If you wanted to go with water cooling, you could run a line from the drinking water stand, then combine your cooling project into a coffee maker. 30 minutes of computing gives you a cup of coffee.
                  I seldom do anything within the scope of logical reason and calculated cost/benefit, etc- I'm following my passion-

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                  • #10
                    Originally posted by DR
                    There are waxes that come in granular form to be melted for encapsulating things like heat sinks for machining.

                    Macona I have done this exact thing a bunch of times for one of my customers, it works pretty good and I would say the hardest part of the whole operation is getting the wax back off of the heatsink, boiling it in water seemed to work pretty well.


                    I have also done it without the wax using a big diameter slitting saw and basically cutting one fin off at a time from the side, the fins were relatively thick though and were aluminum not copper.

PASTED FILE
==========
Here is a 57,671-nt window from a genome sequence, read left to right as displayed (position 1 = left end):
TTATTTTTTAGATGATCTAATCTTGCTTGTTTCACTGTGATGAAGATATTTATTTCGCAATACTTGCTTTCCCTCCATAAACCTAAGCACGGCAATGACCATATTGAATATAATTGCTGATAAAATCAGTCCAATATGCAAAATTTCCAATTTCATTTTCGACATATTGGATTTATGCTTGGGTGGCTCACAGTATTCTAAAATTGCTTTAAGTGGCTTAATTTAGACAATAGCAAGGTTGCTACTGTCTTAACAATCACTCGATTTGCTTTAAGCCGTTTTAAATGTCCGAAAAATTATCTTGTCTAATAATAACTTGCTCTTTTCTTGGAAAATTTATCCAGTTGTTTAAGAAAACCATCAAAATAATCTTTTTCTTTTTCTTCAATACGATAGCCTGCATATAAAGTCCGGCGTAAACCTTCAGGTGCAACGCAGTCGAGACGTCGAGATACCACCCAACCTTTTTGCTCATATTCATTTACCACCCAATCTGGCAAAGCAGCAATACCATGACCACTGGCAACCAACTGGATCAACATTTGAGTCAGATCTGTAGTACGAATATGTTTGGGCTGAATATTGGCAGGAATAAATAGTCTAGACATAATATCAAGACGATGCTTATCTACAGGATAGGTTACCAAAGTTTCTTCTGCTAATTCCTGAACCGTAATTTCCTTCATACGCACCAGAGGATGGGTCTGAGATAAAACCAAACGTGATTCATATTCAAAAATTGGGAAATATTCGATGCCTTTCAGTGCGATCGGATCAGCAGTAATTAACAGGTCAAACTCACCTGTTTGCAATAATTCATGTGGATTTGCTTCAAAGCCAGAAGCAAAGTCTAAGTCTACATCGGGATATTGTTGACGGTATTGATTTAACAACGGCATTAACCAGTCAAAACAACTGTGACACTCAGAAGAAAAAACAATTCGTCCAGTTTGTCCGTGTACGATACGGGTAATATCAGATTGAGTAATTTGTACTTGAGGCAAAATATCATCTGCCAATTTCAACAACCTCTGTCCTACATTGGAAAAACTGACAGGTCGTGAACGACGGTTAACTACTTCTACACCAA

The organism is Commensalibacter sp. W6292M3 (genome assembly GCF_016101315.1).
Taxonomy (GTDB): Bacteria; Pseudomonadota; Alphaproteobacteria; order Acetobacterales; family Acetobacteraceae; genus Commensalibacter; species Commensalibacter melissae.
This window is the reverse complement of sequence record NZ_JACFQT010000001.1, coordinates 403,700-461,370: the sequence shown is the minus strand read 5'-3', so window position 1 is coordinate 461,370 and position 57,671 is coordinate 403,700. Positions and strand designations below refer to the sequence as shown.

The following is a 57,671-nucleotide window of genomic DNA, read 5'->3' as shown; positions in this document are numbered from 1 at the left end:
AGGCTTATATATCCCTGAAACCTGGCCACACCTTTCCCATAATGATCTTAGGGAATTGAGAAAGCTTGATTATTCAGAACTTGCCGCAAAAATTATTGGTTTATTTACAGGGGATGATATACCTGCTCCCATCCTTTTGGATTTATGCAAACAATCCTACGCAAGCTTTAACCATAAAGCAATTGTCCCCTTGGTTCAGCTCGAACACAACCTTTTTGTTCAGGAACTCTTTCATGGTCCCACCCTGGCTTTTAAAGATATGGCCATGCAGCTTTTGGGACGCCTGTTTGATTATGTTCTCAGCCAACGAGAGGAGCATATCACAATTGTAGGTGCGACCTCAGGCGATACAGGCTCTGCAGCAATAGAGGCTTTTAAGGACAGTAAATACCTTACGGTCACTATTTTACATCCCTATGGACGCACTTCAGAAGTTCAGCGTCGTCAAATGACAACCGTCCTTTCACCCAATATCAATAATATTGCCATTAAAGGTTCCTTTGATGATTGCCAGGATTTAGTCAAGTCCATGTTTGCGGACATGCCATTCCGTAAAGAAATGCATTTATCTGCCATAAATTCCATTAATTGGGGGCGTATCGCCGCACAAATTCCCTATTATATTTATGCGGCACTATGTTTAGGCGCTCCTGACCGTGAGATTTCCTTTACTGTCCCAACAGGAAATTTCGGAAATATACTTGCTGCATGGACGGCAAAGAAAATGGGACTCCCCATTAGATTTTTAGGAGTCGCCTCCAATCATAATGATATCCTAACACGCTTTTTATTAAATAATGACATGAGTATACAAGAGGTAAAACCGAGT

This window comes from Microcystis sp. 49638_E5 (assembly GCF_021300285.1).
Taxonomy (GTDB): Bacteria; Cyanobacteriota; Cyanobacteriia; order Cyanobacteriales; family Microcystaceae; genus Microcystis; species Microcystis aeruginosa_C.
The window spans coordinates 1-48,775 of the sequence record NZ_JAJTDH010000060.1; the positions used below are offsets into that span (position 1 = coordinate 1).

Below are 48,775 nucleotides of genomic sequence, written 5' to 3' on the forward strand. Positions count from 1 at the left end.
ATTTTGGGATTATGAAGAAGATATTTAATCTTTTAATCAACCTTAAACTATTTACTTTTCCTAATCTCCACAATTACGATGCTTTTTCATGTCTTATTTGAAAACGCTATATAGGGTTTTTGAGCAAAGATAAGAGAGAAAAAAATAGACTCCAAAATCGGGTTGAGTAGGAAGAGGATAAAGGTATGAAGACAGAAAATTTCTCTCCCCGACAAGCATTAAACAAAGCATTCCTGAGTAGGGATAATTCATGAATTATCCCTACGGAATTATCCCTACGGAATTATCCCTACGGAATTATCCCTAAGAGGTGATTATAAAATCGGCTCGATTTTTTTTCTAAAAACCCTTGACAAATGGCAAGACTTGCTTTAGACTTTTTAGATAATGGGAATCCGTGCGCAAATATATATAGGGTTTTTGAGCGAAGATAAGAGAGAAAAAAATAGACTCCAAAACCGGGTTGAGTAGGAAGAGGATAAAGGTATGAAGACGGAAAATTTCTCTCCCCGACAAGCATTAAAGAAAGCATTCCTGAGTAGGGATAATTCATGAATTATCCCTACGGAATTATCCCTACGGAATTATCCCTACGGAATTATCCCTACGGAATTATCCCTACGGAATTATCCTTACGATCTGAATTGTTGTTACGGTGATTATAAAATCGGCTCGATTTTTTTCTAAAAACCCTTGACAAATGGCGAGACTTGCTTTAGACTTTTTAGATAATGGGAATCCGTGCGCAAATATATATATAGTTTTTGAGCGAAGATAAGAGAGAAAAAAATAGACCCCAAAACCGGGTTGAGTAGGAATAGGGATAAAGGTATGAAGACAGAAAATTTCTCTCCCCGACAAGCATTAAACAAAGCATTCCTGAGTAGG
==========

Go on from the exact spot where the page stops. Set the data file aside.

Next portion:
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                    • #11
                      Are you using heat sink compound this increases the thermal transfer between the component and the heat sink.

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                      • #12
                        Have any diamond dust laying around

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                        • #13
                          The slickest heatsinks are heat pipes.

                          So long as you do not exceed the max power rating, you KNOW exactly how hot the contact surface will get, because it is related directly to the boiling temp of the working fluid.